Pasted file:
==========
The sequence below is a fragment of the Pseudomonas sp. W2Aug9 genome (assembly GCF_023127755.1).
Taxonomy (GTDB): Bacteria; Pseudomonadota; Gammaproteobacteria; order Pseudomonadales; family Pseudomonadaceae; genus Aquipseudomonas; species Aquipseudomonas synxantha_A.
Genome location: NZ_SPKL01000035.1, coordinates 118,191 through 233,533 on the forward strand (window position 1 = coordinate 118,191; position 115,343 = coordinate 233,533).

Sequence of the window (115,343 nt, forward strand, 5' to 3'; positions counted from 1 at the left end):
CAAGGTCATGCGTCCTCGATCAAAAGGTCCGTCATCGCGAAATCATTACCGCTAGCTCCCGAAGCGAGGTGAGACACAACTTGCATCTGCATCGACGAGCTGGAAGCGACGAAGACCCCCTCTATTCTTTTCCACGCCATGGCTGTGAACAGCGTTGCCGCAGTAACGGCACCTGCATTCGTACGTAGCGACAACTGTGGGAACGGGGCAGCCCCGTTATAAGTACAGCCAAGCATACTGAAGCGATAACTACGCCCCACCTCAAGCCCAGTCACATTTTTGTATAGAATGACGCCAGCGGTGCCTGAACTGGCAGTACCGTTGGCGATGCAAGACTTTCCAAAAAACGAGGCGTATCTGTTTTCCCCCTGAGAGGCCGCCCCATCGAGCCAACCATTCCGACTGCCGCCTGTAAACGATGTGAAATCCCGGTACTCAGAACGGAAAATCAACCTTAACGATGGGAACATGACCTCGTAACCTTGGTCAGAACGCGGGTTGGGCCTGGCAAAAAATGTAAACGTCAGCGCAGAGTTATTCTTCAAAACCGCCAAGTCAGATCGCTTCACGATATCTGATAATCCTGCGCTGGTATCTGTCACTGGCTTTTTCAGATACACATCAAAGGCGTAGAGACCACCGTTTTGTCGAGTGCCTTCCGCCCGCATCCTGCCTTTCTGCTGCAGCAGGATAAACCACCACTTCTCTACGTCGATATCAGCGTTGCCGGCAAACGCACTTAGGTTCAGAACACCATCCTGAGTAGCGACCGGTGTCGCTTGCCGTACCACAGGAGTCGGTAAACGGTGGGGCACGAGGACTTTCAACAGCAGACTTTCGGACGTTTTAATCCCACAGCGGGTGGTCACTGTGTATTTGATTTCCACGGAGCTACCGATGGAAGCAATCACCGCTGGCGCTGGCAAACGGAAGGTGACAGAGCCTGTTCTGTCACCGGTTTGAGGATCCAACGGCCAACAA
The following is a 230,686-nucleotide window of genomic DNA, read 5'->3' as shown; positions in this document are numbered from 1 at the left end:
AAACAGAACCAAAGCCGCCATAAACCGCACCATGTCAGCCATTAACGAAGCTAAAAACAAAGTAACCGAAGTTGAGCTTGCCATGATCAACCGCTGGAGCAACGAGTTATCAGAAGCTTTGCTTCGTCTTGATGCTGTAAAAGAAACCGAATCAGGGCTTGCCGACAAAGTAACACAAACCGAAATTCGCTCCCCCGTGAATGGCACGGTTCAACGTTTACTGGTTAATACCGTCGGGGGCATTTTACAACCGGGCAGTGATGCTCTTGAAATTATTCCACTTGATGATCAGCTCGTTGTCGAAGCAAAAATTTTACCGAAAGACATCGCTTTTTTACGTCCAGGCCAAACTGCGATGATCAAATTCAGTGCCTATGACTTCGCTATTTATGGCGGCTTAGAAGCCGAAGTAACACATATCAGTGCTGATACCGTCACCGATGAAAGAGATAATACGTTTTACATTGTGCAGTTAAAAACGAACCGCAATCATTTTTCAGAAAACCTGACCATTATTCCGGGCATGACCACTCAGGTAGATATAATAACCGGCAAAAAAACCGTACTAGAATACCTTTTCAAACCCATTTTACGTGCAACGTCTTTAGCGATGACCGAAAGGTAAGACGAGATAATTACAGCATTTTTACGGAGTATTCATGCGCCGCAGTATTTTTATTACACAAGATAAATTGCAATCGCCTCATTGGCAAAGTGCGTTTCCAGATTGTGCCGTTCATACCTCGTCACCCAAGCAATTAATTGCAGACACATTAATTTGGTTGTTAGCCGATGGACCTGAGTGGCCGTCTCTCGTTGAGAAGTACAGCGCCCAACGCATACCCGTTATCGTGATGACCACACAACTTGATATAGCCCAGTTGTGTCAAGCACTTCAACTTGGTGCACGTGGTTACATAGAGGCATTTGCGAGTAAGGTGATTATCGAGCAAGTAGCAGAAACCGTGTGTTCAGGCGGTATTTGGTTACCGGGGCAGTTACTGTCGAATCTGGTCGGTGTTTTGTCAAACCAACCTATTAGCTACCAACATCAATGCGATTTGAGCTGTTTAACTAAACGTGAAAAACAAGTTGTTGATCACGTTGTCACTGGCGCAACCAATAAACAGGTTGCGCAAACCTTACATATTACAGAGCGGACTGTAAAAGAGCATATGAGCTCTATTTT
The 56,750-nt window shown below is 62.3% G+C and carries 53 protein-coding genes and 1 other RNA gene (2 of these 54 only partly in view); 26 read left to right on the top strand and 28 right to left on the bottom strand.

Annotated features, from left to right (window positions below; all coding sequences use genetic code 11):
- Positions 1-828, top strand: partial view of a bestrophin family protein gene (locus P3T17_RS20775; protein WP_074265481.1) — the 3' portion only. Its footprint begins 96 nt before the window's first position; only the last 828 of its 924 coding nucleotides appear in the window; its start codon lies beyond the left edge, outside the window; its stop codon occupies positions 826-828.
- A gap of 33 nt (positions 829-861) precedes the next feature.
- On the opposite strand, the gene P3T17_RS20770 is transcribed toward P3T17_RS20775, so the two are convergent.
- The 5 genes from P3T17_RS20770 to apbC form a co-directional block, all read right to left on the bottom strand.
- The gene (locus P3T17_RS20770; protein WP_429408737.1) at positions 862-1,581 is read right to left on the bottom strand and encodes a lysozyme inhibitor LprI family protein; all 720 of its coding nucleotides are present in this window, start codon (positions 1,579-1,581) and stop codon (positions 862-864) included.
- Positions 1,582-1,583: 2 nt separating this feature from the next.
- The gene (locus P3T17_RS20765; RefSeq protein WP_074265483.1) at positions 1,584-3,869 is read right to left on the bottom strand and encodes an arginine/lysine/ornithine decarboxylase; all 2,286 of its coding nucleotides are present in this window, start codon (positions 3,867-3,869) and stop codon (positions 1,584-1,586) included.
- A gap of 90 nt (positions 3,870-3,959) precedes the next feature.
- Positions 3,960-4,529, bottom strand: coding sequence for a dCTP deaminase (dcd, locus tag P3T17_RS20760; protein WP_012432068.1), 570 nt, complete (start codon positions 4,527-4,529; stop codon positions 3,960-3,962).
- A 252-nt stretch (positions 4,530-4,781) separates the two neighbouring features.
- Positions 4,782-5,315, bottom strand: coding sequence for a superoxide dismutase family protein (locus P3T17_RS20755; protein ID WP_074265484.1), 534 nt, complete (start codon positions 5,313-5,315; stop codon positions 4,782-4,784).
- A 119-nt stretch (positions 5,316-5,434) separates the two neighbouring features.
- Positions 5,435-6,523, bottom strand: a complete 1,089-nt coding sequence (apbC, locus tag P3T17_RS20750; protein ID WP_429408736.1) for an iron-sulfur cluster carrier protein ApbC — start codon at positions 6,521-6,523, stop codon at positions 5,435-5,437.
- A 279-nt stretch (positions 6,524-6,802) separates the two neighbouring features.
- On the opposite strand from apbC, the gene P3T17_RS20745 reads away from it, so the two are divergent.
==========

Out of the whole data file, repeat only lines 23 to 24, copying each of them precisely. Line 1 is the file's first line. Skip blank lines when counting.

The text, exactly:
- A 279-nt stretch (positions 6,524-6,802) separates the two neighbouring features.
- On the opposite strand from apbC, the gene P3T17_RS20745 reads away from it, so the two are divergent.